I'm a jerk, I guess.
Thankfully, we need look no further than Paul Duncan, Sufjan Stevens (an interesting nameso I give it a pass), and now Ian Love to really poke holes in the, um, balloons of my prejudice (I'm too worn out for good metaphors right now).
Ian was a member of some pretty popular bands, among them Rival Schools and Cardia, but this new solo stuff marks a departure for him into the world of interesting singer-songwriters. He pretty much played everything on the record (due to be released next year) and it reflects the positive changes he's gone through recently--sobriety, a solid marriage, the birth of his daughter--in a mature, non-schmaltzy way. The production is lush and percussive and really showcase Ian's vocal range. I've heard him compared to Jeff Buckley, Adem, and even Paul Simon, but I find it fairly distinctive.
Heck, Ian's five song demo EP (available only to me and his label) is one of my favorite records of this year.
Another omniscient, omnipotent, and omnibenevolent post from Team Clermont.
Friday, November 18, 2005
I think it has to be the Insane Clown Posse. Sure, there are probably worse bands out there (maybe?), but ICP has to be the worst band ever that people actually like. Disgusting. Any thoughts, Comes A Cropper Readers? What's your vote for the worst band that people actually like?
Okay, my floobs, I gotta go make some chedda!
Another thought-provoking post from the insanely messy desks of Team Clermont.
Thursday, November 17, 2005
Peep this Ham1 review by Ed Masley in The Pittsburgh Post-Gazette:
Self-released by Athens, Ga., schoolteacher Jim Willingham with drums by Olivia Tremor Controller Eric Harris, "Ham 1" kicks off with the quirky indie-pop of "Pop Song for a Funeral" before winding its way through several tracks of offbeat incidental music, a handful of rockers that bristle with raucous post-Guided By Voices abandon, tender indie ballads, one track that's practically psychobilly and a country-flavored waltz called "Floorida." It doesn't sound like something that should hold together as an album, but it does, if in part because Willingham's vocals and lyrics are as offbeat as the music.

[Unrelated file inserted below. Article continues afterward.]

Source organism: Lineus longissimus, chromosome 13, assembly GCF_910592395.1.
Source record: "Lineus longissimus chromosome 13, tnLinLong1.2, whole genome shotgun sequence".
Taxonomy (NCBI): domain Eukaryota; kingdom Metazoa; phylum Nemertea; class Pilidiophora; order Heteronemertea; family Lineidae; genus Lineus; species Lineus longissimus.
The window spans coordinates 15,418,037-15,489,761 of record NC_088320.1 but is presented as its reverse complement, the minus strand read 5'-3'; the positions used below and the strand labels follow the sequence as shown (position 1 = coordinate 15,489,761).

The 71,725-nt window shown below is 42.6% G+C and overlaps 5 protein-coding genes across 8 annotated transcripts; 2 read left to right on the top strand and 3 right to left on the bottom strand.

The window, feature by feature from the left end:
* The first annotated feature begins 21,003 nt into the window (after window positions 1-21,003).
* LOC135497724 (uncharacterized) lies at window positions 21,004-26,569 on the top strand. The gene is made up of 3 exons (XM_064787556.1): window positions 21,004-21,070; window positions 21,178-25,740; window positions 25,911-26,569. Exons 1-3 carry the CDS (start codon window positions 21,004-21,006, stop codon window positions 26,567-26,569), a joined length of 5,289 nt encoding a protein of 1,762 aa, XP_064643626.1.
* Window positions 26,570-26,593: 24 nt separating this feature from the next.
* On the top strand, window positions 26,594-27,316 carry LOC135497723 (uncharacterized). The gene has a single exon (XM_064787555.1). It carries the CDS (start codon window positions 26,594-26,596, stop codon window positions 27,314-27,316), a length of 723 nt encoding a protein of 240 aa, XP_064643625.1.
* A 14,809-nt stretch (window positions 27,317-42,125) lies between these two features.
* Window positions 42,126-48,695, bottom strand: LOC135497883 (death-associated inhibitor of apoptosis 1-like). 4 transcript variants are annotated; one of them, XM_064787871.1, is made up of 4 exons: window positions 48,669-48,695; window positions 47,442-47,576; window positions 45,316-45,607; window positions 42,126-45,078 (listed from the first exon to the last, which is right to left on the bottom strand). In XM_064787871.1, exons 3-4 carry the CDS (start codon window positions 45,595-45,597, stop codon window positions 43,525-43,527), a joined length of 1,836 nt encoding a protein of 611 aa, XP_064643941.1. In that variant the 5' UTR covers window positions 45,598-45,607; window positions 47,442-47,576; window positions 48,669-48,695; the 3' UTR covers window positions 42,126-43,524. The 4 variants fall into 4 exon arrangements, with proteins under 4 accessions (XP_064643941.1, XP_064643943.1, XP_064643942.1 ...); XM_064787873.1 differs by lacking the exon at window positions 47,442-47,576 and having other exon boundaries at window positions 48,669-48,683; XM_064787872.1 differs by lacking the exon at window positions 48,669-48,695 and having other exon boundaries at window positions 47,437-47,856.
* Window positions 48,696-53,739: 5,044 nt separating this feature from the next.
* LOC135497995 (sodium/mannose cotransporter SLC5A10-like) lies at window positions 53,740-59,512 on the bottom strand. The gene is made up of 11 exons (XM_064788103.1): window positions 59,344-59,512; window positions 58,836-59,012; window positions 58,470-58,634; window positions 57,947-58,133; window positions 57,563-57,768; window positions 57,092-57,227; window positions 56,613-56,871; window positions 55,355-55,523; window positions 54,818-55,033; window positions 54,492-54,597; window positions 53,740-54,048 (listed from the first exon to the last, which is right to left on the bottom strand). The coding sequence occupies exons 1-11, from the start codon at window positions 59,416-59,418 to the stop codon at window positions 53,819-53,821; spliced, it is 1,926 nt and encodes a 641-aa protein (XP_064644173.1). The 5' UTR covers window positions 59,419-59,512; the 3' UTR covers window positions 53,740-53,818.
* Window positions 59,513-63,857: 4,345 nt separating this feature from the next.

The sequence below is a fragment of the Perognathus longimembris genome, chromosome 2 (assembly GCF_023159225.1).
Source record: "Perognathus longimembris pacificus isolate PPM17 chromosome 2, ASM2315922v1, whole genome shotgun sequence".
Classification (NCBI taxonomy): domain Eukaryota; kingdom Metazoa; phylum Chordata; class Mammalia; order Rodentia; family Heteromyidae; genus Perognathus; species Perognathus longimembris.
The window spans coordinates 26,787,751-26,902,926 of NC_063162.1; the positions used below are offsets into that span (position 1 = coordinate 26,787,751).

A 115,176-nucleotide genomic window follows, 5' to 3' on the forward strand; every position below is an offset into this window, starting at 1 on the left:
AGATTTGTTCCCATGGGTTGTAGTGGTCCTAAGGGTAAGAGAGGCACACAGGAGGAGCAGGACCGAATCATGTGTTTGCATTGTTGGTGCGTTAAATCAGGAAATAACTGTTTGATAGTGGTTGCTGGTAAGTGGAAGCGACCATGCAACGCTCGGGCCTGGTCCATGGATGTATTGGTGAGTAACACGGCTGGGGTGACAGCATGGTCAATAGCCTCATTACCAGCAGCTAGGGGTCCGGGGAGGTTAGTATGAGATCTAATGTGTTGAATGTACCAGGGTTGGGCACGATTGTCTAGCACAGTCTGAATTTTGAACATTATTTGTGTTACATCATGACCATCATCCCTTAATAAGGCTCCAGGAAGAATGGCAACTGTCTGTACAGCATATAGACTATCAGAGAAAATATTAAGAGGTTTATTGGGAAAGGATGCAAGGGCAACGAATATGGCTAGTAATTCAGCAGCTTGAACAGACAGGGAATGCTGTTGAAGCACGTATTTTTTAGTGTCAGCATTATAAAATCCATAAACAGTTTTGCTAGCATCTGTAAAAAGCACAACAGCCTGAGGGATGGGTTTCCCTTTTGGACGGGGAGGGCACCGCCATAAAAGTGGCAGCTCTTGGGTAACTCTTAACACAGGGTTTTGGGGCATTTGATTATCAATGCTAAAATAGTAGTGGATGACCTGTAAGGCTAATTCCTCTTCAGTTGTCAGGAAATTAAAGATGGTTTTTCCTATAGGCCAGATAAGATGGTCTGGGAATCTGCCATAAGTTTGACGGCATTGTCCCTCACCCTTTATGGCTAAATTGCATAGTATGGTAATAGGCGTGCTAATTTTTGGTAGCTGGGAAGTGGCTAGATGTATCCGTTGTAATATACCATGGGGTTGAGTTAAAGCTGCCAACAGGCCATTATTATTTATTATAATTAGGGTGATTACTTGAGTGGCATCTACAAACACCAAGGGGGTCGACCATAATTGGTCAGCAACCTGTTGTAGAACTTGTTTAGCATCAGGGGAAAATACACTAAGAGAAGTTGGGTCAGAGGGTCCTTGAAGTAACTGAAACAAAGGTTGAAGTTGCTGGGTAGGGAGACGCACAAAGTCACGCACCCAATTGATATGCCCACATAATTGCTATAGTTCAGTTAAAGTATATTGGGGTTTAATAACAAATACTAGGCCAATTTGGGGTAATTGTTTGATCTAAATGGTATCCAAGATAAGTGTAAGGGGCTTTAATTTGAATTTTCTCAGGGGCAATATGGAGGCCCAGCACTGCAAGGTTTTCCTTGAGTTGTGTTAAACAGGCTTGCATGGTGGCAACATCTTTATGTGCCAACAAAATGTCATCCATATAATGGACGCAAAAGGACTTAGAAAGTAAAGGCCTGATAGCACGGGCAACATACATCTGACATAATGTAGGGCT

Not bad, no? You can go to Ham1's website and check out his whole record. Drop Jim a line and buy a record from him while you're at it.
In other news, Ninja High School was a SPIN.com Band Of The Day! You know what to do: go here and vote for them (giving them a well-deserved A+, no doubt). Also, check out one of their best songs, "Shake It Off".
The Weather Machines (who you will hear more about soon) were featured on Six Eyes the other day and given a very strong review (8 out of 10!). Check out this hot track: "Modern Text On Love"
This South Dakota band is gonna tear it up. I swear. I love good power-pop.
Monday, November 14, 2005
blowgun and an expendable missile arrow, stone, quarrel, dart. You are not screen. In so doing, they discovered usd 70000, the password for Hamburger
received at work in the course of the day, and would be on a Innkeeper dressed in a new and handsome coat and sitting before
I love these emails and the strange poetry that arises from what, one assumes, is a bunch of monkeys typing on computer keyboards. I mean, who else would send out this spam? Is it a big money-making enterprise? Who's behind this madness?
I say...keep 'em coming. For more of these kinds of emails, go to The Leopard Does Not Change Its Spots, run by the indefatigable (but lazy) Herman J. Winterize.
Download: Listing Ship -- "Ichabod Crane"
Download: Listing Ship -- "Chinese Song"
Listing Ship is a bit of an odd band, but I mean that in the best possible way. Heather Lockie and Lyman Chaffee, the principals behind the band, are willing to try just about anything on LS's new album, Time To Dream. The record primarily consists of bucolic, slightly psychedelic folk-pop, but, as it goes on, the genre-hopping/-bending gets more pronounced and there are a couple of awesome freak-outs. Expert string player Lockie (she plays with Arthur Lee and eels among others) does a lion's share of the singing, but Chaffee shows up for a few hot tracks, as well. The two tracks available for download here are two of the album's more "normal" songs and also two of the album's best.
What's really funny is that I hear all of these disparate influences like the Softies, Richard and Linda Thompson (and Fairport Convention), and others, but whenever I ask the band members about them, they have no idea what I'm talking about. Sometimes good bands just happen, you know? There isn't some musicological line that can be traced.
Right here is where I should insert some sort of nautical pun.
Another psych-out of a post brought to you by the guys and gals of Team Clermont.
Thursday, November 10, 2005